Carry bike parts with you, Cambridgeshire police tell cyclists

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Stop thieves from taking your bike parts by carrying them with you, police are telling cyclists.

Stringent guidelines have been issued to deter ‘bike cannibals’ - a term used by Cambridgeshire police to describe people who strip parts of unwary owners’ cycles before making away.

The six points of advice include always using two types of locks and taking away all removable and quick release parts, such as lights, when leaving the bike.

However, a national cycling charity believe the advice is not enough to encourage people to get on their bikes.

Sam Jones, campaigns coordinator at CTC, said: “For many the risk of theft can be enough to put people off making short cycling journeys, such as to work or the shops.

“Secure bike parking is particularly important. This saves cyclists from the added burden of having to remove vital bike bits such as the saddle or handlebars every time they leave their wheels for a long period of time.”

The number of reported incidents of stolen bikes in Peterborough has gone up recently. Between January 2013 and January 2014 there were a total of 798 reported incidents of stolen bicycles in Peterborough.

That figure rose to 886 reported incidents in the following 12 months.

Police and the Crown Prosecution Service both said they did not have figures for successful prosecutions of bike thefts.

A police spokeswoman added: “It is not acceptable for these types of incidents to happen, however there are measures people can put in place to deter thieves.”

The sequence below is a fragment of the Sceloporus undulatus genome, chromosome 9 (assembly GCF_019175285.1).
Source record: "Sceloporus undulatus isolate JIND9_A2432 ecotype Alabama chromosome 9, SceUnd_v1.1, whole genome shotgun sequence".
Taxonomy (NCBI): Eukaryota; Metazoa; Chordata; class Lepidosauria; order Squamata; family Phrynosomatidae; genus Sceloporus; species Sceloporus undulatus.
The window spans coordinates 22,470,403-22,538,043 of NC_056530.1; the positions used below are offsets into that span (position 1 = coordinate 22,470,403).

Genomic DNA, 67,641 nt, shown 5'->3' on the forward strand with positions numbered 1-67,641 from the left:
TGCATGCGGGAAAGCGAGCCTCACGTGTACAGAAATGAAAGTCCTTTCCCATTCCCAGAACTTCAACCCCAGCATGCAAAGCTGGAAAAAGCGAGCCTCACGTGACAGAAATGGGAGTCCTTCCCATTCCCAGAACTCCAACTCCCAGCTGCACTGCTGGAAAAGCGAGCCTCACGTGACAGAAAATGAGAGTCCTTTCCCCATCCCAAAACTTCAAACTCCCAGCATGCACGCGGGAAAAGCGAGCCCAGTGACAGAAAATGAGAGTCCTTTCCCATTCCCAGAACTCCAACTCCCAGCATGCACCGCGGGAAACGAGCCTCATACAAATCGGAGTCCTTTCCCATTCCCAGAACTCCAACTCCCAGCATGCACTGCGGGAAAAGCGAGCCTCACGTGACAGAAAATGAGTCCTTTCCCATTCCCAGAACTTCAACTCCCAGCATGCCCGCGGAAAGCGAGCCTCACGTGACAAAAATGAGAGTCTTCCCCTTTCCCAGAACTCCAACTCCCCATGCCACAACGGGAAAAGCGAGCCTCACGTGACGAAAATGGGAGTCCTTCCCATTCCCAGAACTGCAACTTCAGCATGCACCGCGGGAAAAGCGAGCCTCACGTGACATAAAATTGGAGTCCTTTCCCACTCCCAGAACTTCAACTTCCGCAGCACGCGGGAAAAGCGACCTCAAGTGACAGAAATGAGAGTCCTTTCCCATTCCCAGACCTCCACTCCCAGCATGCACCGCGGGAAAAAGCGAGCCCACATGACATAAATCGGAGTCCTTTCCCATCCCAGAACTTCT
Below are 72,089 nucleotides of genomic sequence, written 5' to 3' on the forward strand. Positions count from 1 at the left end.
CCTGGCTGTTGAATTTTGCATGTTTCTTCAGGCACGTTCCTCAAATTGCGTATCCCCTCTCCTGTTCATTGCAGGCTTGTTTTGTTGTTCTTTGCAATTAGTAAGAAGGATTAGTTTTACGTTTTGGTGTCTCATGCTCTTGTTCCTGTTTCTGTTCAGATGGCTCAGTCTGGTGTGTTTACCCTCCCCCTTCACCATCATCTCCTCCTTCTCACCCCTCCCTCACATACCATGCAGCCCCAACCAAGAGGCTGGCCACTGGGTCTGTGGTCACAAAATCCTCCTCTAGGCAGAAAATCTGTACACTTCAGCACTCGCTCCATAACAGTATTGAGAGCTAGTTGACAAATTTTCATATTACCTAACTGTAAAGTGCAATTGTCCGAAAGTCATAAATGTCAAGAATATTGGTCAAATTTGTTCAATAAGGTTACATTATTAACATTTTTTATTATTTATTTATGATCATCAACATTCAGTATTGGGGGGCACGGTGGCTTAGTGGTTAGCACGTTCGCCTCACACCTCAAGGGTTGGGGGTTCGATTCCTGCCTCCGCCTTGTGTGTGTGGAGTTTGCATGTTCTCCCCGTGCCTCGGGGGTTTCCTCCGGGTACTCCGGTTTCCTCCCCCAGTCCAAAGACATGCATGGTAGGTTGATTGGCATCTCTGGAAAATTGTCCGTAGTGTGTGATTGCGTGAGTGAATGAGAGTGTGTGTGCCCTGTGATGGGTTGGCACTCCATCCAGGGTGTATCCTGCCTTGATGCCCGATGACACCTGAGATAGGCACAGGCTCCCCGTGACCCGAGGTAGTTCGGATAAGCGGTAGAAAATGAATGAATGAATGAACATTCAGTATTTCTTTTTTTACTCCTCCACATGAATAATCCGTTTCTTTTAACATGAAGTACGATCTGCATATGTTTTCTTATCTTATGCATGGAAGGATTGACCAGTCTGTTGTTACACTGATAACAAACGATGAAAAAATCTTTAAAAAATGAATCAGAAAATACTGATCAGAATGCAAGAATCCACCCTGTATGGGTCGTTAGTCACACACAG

For many the risk of theft can be enough to put people off making short cycling journeys, such as to work or the shops.

Sam Jones

Matthew Barber is programme manager for smarter choices at the East of England branch of Sustrans, a UK charity which aims to get more people using sustainable travel methods such as cycling.

He said: “I think the advice is sensible and I would echo what is said. There are always going to be opportunistic people out there who will go for bikes that are poorly locked.

“I will always use two types of lock. It only takes about 30 seconds to do it.

“All the police can try and do is educate people to the best of their ability.”

Police advice

Cambridgeshire Police have pulled together a list of six pieces of advice for cyclists to follow to stop them from having their bikes, or parts of their bikes, stolen.

The advice comes as figures revealed by police show that the number of reported bike thefts in Peterborough has risen by nearly 100 in the 12 months up to January 2015 compared to the previous year.

Lock your bike through both wheels and frame, and also to an immovable object such as a lamppost or bike rack. The advice is to:

Pull the lock tight so it is tightly secured around the bike and hard to move around.

Always use two different locks. A “D” type lock and heavy duty chain are best.

Look for ‘Sold Secure’ approved locks.

Lock your bike in a well-lit public area with other bikes if possible.

Where possible do not leave you bike for prolonged periods of time unattended.

Where possible avoid locking your bike in the same place on a regular basis.

Where possible take all removable and quick release parts with you.